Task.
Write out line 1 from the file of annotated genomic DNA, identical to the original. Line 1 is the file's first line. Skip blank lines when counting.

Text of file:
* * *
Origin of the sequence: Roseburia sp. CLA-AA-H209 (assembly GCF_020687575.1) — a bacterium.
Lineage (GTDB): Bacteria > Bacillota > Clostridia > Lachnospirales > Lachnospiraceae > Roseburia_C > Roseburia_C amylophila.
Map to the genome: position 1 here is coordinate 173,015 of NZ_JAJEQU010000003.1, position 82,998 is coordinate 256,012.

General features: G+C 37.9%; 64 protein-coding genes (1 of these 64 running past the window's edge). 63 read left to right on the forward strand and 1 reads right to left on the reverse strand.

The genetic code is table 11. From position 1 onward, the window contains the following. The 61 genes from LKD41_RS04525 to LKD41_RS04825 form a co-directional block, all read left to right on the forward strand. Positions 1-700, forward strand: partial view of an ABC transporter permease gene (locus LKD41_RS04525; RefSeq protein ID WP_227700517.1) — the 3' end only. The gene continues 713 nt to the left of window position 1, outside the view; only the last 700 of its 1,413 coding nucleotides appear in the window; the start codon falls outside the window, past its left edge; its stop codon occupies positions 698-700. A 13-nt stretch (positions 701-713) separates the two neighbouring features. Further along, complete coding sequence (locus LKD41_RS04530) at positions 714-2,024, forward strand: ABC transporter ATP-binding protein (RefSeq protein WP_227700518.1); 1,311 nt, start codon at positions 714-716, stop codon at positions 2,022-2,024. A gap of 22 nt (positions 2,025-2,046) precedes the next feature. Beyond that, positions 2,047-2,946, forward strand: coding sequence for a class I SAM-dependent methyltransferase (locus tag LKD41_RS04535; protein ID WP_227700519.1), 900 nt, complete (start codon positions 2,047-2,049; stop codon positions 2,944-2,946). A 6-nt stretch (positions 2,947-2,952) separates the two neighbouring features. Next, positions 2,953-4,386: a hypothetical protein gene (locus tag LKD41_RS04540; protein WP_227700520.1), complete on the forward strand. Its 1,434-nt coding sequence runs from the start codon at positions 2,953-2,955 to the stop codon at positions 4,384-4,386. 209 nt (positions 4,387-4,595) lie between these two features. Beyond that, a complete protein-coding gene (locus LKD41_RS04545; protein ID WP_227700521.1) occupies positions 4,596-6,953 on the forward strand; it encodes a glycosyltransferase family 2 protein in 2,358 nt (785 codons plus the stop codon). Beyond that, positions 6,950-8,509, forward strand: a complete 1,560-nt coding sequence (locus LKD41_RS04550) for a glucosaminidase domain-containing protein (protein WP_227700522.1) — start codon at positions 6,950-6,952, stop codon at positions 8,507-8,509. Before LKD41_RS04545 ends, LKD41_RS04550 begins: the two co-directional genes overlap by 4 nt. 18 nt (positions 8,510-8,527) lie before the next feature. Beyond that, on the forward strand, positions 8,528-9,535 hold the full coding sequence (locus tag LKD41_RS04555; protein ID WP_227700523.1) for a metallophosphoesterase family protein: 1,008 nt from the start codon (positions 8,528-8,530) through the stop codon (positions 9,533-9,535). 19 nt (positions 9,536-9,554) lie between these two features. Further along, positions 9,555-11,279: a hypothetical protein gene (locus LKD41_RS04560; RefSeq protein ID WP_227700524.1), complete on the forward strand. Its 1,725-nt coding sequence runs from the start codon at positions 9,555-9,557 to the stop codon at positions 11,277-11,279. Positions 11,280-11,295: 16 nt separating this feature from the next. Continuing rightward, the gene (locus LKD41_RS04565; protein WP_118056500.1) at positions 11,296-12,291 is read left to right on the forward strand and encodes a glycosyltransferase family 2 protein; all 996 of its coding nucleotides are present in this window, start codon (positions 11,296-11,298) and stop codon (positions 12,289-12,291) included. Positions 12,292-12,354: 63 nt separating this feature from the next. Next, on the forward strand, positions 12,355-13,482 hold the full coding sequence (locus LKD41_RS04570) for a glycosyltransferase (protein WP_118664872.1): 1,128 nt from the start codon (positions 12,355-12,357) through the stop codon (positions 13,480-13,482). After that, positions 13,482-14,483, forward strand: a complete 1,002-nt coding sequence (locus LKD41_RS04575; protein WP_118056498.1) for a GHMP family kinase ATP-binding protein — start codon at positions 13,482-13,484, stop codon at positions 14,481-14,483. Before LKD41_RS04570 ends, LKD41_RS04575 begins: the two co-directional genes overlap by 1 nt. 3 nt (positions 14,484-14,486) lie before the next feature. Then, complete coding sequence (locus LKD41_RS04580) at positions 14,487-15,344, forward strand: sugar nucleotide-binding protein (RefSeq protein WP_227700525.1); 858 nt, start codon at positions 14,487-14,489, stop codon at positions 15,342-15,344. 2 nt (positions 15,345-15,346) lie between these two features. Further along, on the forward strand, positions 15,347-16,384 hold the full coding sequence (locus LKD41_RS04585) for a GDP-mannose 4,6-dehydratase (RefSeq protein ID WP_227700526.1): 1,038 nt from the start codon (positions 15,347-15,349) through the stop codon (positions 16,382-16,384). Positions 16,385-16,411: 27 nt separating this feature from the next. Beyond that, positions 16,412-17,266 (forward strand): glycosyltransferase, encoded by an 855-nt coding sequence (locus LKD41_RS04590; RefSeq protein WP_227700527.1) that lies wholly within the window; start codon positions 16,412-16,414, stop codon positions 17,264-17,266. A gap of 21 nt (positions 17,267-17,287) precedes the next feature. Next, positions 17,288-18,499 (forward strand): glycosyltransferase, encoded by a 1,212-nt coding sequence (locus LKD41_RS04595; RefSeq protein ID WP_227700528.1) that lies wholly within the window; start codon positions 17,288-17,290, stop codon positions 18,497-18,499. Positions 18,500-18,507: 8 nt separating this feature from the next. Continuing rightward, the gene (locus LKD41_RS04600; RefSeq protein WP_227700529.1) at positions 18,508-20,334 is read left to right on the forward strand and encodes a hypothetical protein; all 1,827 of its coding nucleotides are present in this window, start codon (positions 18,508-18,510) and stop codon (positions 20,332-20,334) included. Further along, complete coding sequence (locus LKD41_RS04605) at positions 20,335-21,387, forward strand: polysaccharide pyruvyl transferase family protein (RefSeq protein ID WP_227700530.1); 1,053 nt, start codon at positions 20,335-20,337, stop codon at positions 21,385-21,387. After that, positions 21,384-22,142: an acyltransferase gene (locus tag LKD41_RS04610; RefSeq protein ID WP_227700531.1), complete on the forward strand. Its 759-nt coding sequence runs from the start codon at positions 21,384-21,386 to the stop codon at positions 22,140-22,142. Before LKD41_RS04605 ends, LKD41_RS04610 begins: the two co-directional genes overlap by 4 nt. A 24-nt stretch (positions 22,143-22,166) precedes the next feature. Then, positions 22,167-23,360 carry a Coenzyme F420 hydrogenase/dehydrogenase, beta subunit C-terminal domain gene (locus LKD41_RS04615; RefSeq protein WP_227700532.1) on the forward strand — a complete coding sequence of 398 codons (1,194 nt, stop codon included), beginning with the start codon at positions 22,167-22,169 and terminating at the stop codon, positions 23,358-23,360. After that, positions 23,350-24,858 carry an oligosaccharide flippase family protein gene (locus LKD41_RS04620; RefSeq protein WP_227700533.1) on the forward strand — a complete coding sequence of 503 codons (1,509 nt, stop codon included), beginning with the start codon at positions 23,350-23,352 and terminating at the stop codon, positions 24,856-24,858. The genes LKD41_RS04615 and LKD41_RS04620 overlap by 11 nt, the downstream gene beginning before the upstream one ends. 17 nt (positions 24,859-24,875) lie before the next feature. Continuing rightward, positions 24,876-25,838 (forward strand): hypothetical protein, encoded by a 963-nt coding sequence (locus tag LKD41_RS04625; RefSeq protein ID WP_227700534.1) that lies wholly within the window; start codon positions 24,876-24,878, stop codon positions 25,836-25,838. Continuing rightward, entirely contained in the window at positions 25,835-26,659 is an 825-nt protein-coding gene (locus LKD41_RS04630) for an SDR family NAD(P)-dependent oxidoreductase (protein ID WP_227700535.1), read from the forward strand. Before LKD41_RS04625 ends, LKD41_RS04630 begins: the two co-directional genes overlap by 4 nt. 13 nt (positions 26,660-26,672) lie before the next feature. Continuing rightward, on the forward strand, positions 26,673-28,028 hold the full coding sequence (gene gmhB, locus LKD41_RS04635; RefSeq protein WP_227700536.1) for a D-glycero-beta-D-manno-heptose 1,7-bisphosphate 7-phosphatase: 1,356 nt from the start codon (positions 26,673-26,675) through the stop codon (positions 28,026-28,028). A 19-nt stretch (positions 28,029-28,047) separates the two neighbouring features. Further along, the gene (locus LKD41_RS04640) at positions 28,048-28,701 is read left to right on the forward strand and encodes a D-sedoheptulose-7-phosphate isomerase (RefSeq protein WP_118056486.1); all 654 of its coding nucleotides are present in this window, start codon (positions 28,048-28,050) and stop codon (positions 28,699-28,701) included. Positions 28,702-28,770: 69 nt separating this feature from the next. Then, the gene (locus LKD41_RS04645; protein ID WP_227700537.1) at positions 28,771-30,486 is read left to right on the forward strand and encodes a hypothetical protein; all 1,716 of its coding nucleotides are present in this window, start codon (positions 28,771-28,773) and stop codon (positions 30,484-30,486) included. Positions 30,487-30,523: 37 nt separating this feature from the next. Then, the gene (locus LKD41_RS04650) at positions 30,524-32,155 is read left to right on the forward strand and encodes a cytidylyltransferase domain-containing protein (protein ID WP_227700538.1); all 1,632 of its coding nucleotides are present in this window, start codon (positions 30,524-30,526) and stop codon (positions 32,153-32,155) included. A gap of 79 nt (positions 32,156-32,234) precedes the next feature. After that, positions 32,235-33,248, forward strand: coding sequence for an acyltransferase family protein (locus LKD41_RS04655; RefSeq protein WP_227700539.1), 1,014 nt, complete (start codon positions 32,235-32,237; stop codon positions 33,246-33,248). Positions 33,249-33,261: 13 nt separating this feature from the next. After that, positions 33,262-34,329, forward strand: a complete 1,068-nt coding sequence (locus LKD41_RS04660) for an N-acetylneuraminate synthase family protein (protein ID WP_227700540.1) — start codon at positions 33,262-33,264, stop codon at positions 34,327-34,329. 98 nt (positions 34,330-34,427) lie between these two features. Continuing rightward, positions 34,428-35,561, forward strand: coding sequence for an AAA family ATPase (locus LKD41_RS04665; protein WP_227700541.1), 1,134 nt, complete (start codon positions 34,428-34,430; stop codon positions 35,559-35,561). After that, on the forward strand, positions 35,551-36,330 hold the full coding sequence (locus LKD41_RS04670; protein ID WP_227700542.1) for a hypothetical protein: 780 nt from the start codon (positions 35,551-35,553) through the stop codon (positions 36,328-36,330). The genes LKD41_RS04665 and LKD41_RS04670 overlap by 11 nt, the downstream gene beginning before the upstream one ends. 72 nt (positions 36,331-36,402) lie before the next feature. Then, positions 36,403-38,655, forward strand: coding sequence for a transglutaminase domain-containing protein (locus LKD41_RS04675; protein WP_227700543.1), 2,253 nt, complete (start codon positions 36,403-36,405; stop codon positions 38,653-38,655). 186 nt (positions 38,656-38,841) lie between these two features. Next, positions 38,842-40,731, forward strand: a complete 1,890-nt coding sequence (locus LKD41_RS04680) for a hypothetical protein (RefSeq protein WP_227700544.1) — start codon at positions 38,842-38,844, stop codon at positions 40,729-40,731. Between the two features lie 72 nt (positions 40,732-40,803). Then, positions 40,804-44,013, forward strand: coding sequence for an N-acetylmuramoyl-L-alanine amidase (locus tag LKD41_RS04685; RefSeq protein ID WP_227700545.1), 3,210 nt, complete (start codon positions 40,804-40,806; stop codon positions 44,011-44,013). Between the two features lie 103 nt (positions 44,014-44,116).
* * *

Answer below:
Origin of the sequence: Roseburia sp. CLA-AA-H209 (assembly GCF_020687575.1) — a bacterium.